— Kaitlyn

While in India, Kaitlyn’s mother Ardyth dropped us a line:

Hi Cosmic, I just got my first email from Kaitlyn today, and she sounds very happy. She said she was going to start at the orphanage in India tomorrow and was starting her Hindi lessons. Thank you so much for checking on the details. We appreciate all that you have done to give Kaitlyn this incredible experience (She said she had ridden a camel yesterday…) Thanks again for all your work!
— Ardyth Scott (Kaitlyn’s mom)

Kaitlyn’s Photo Album from Ghana:

Lotus Temple in India

We take our volunteers in India to The Lotus Temple in New Delhi. The temple is a Bahá’í House of Worship, known for its flower shape and for serving as the Mother Temple of the India. At first glance it might remind you of Sydney Opera House!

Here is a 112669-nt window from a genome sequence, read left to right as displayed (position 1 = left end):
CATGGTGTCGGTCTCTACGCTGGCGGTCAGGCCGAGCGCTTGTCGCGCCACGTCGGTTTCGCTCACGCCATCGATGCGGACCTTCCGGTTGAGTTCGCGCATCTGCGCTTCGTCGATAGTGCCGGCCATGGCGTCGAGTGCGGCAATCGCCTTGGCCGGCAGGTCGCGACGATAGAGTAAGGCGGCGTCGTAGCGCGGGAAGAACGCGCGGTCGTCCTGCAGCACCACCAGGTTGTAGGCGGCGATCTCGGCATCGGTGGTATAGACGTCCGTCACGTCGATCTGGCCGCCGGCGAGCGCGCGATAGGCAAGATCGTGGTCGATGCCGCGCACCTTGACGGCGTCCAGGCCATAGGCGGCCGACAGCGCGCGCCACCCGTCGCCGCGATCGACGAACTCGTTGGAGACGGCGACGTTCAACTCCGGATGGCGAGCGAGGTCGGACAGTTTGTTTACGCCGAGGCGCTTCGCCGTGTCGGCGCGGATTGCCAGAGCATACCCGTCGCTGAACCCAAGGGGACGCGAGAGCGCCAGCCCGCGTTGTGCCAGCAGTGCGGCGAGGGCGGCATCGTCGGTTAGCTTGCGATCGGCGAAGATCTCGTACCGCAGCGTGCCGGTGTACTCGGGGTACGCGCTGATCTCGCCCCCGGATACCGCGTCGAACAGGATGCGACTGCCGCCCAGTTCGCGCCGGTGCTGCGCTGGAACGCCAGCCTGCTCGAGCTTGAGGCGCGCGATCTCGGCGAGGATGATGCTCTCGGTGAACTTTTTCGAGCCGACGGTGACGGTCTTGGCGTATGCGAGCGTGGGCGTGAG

Delhi Metro Has WIFI

The Delhi Metro Rail Corporation (DMRC) in India has been providing free WiFi Internet services at five metro stations since 2016.

This move put them on par with other major subway systems that offer WIFI like New York and Hong Kong.

Part of our volunteer program in Delhi, India includes taking you and your fellow volunteers on the Delhi Metro. The experience is yet another opportunity to learn about the daily life of locals in India.

The DMRC will still have “Women Only” cars too:

India Delhi Metro Women Only

You will also occasionally see a Sikh passenger carrying the Kirpan dagger. The dagger is considered an instrument of social justice in the Sikh faith:

India Delhi Metro Sikh Kirpan

Indian Independence Day 2017